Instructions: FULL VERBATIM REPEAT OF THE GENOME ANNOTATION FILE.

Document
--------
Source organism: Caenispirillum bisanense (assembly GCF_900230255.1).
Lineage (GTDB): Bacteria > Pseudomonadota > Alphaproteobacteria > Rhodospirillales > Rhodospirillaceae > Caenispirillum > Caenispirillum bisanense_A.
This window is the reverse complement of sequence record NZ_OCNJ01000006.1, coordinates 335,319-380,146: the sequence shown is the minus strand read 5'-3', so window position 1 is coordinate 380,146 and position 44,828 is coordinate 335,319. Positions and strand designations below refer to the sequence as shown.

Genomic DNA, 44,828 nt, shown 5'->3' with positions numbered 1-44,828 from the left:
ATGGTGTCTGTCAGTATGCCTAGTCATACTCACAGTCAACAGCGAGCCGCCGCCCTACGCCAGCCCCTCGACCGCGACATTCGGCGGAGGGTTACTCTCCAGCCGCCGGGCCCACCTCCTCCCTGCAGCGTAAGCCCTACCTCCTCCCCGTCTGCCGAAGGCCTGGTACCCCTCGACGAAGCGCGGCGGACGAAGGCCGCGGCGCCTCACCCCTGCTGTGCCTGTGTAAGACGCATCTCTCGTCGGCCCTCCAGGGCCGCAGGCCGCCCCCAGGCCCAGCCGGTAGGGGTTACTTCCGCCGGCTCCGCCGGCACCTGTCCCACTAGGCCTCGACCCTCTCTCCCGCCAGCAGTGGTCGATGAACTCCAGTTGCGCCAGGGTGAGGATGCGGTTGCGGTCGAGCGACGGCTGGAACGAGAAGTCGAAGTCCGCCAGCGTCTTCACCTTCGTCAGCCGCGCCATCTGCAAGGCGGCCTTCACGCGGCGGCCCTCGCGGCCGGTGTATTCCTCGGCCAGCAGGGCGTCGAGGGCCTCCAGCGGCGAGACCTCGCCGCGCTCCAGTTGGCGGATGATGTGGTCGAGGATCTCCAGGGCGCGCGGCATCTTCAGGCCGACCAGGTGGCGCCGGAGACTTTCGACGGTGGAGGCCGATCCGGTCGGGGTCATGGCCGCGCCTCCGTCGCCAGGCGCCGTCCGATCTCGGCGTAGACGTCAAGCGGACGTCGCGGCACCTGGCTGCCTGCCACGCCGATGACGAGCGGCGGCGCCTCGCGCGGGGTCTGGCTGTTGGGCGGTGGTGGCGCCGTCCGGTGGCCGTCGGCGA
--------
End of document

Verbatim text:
Source organism: Caenispirillum bisanense (assembly GCF_900230255.1).
Lineage (GTDB): Bacteria > Pseudomonadota > Alphaproteobacteria > Rhodospirillales > Rhodospirillaceae > Caenispirillum > Caenispirillum bisanense_A.
This window is the reverse complement of sequence record NZ_OCNJ01000006.1, coordinates 335,319-380,146: the sequence shown is the minus strand read 5'-3', so window position 1 is coordinate 380,146 and position 44,828 is coordinate 335,319. Positions and strand designations below refer to the sequence as shown.

Genomic DNA, 44,828 nt, shown 5'->3' with positions numbered 1-44,828 from the left:
ATGGTGTCTGTCAGTATGCCTAGTCATACTCACAGTCAACAGCGAGCCGCCGCCCTACGCCAGCCCCTCGACCGCGACATTCGGCGGAGGGTTACTCTCCAGCCGCCGGGCCCACCTCCTCCCTGCAGCGTAAGCCCTACCTCCTCCCCGTCTGCCGAAGGCCTGGTACCCCTCGACGAAGCGCGGCGGACGAAGGCCGCGGCGCCTCACCCCTGCTGTGCCTGTGTAAGACGCATCTCTCGTCGGCCCTCCAGGGCCGCAGGCCGCCCCCAGGCCCAGCCGGTAGGGGTTACTTCCGCCGGCTCCGCCGGCACCTGTCCCACTAGGCCTCGACCCTCTCTCCCGCCAGCAGTGGTCGATGAACTCCAGTTGCGCCAGGGTGAGGATGCGGTTGCGGTCGAGCGACGGCTGGAACGAGAAGTCGAAGTCCGCCAGCGTCTTCACCTTCGTCAGCCGCGCCATCTGCAAGGCGGCCTTCACGCGGCGGCCCTCGCGGCCGGTGTATTCCTCGGCCAGCAGGGCGTCGAGGGCCTCCAGCGGCGAGACCTCGCCGCGCTCCAGTTGGCGGATGATGTGGTCGAGGATCTCCAGGGCGCGCGGCATCTTCAGGCCGACCAGGTGGCGCCGGAGACTTTCGACGGTGGAGGCCGATCCGGTCGGGGTCATGGCCGCGCCTCCGTCGCCAGGCGCCGTCCGATCTCGGCGTAGACGTCAAGCGGACGTCGCGGCACCTGGCTGCCTGCCACGCCGATGACGAGCGGCGGCGCCTCGCGCGGGGTCTGGCTGTTGGGCGGTGGTGGCGCCGTCCGGTGGCCGTCGGCGA